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5 Ways to Make the Most of Your Network

You want to build successful and authentic relationship with peers and leaders in your industry, but have no idea how to make it happen? Here are 5 ways to make the most of your network >>

Whether you are looking for a new job, looking to develop skills, or just want to meet new people, you should grow and deepen your network. That begins with meeting new people, and includes possibly going to networking events.

When you go to an event, or meet someone new, you should make sure you keep the connection. Don’t wait until you feel like you need to call on that person. We are more likely to help people when we already have a relationship or connection with them.

Networking, at its core, is about relationships. So, in order to make the most of your networks, you have to focus on relationships with interest and intention.

Here are a few tips on how to expand your network:

1. Be intentional about building relationships.

I have found that although some relationships grow and flourish organically, most of them require some effort and intentionality.

This is particularly true when you have met someone at a networking event. I recommend going to coffee (it is quicker, easier, and cheaper than lunch or dinner), with the goal of getting to know the other person. Don’t go with an agenda or things you have to achieve, just focus on getting to know them.

Also, an important thing to remember is to actively listen. Here is a fantastic TED Talk on “How To Have a Good Conversation” with Celeste Headlee.

This can go without saying, but sometimes even I catch myself not really listening to what people say, but just waiting on them to finish. Don’t let this happen when you are working on getting to know people. If you’ve noticed your thoughts drifting away, catch yourself and get back to the conversation. If you still can’t focus, politely excuse yourself from the conversation.

2. Ask about their job and career path.

In addition to aiding in getting to know someone, finding out more about their careers and their day-to-day can help you fine-tune your career goals. We are all early in our careers, and finding out more about what other people do can help you as you evaluate your career.

Here are a few examples of questions to ask:

— “How did you end up in your current position?”

— “I’d love to hear more about what lead you to pursue [something they spoke about].”

— “Did you always want to be a [their job]?

— “What surprised you the most about your current position?”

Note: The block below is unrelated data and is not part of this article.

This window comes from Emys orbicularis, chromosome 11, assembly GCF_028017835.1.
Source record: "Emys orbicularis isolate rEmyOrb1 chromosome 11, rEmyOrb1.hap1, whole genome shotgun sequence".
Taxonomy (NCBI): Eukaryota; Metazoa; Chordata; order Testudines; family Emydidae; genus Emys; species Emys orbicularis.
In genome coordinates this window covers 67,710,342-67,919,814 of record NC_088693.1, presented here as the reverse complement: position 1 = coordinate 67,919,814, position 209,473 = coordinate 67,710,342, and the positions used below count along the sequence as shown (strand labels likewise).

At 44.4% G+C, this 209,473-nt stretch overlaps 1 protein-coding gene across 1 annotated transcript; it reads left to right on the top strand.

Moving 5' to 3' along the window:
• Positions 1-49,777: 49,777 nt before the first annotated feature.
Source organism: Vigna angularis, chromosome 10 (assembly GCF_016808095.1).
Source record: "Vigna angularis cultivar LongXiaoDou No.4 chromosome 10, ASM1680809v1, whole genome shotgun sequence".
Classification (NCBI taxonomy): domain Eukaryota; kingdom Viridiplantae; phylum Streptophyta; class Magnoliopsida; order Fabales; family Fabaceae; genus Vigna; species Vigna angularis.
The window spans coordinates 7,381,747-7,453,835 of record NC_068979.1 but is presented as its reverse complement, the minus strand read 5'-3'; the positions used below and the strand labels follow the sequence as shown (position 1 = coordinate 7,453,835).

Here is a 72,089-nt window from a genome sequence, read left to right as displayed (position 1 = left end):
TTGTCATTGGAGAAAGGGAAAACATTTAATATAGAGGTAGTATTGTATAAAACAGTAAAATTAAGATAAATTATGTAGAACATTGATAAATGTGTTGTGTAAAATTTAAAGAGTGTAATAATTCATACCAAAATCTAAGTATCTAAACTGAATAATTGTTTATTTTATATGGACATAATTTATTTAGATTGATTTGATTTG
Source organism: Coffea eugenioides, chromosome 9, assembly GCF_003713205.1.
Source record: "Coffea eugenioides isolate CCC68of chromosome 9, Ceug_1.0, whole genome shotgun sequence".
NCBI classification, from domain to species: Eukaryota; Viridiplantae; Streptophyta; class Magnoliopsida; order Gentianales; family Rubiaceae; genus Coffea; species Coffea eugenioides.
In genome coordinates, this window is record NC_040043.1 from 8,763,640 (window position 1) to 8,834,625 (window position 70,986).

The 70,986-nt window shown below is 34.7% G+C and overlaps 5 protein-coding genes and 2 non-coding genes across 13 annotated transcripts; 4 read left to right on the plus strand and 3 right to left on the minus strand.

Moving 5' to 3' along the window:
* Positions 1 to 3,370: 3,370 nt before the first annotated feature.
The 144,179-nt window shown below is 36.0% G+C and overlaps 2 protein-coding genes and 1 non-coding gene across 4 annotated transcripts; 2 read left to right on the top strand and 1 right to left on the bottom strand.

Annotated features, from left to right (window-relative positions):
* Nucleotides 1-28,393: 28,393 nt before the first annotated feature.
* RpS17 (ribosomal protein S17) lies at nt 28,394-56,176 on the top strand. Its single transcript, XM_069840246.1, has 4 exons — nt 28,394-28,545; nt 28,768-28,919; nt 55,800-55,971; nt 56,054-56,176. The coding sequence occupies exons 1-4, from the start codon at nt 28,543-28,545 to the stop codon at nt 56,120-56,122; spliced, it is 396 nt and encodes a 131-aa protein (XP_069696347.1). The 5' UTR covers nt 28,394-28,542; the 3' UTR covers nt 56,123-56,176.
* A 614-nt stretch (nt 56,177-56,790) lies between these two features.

3. Ask them about their volunteer efforts.

Again, this can help build the relationship, but it can also help you decide what organizations you would like to be involved in.

A lot of cities have young professional groups, in addition to organizations that seek out volunteers. Volunteering with a friend is more fun, and the people in your network can give you advice on the best organizations to be involved in and can help you get involved in what they are doing.

4. Ask them to connect you with people in their network.

Dr. Meg Jay introduced the idea of weak ties in her book The Defining Decade. Dr. Jay argues that we hear of new jobs and move ahead in our careers because of our weak ties, not our established relationships.

A great way to meet and connect with new people (and those you have “weak ties” to through someone in your network) is by having people in your network connect you to other people. This can be especially helpful if you are looking for a new job, career change, or contact in a field.

5. Don’t forget to connect on LinkedIn and follow up after you meet with them.

LinkedIn can help connect you with other people and is quite beneficial if you are looking for a new job. Make sure to connect with the people in your network there. Also, make sure your profile is up to date and have a headshot as your profile photo.

Also, you should follow up with them after you meet. This can be in the form of an email or a handwritten card. Handwritten cards are great for people you want to just touch base with or want to send them something thoughtful. If you are scheduling a meeting or need something, send an email. But handwritten cards are a wonderful gesture. And everyone likes receiving mail.

Don’t forget to exchange business cards! That way, you’ll have their contact information, and they’ll have yours. Here is a list of what to include on really effective business cards.

Networking is great, but make sure you go deeper than the networking conversations you have at events. It is important to build the relationship before you feel like you need help or advice.

Be deliberate about building relationships with the people in your network. It allows you to help them with your skills, and vice versa.

Go to coffee with someone who you would like to know better in the next few months and see what happens. You never know what can come out of a coffee meeting!

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About the Author

Jessica Sharp

Jessica Sharp is passionate about empowering underserved and minority communities, diverse representation, and brain education. Jessica is the Founder and Chief Educator of Sharp Brain Consulting which works with public service agencies to provide education about the brain and its effect on organizational outcomes. Additionally, she is on the leadership team of Meals on Wheels in her town of Greenville, SC. She is completing a Masters of Public Affairs from the University of Missouri. Upon her completion, she will attend William James College to obtain a Doctorate of Psychology. Follow her on twitter at @sharpjes.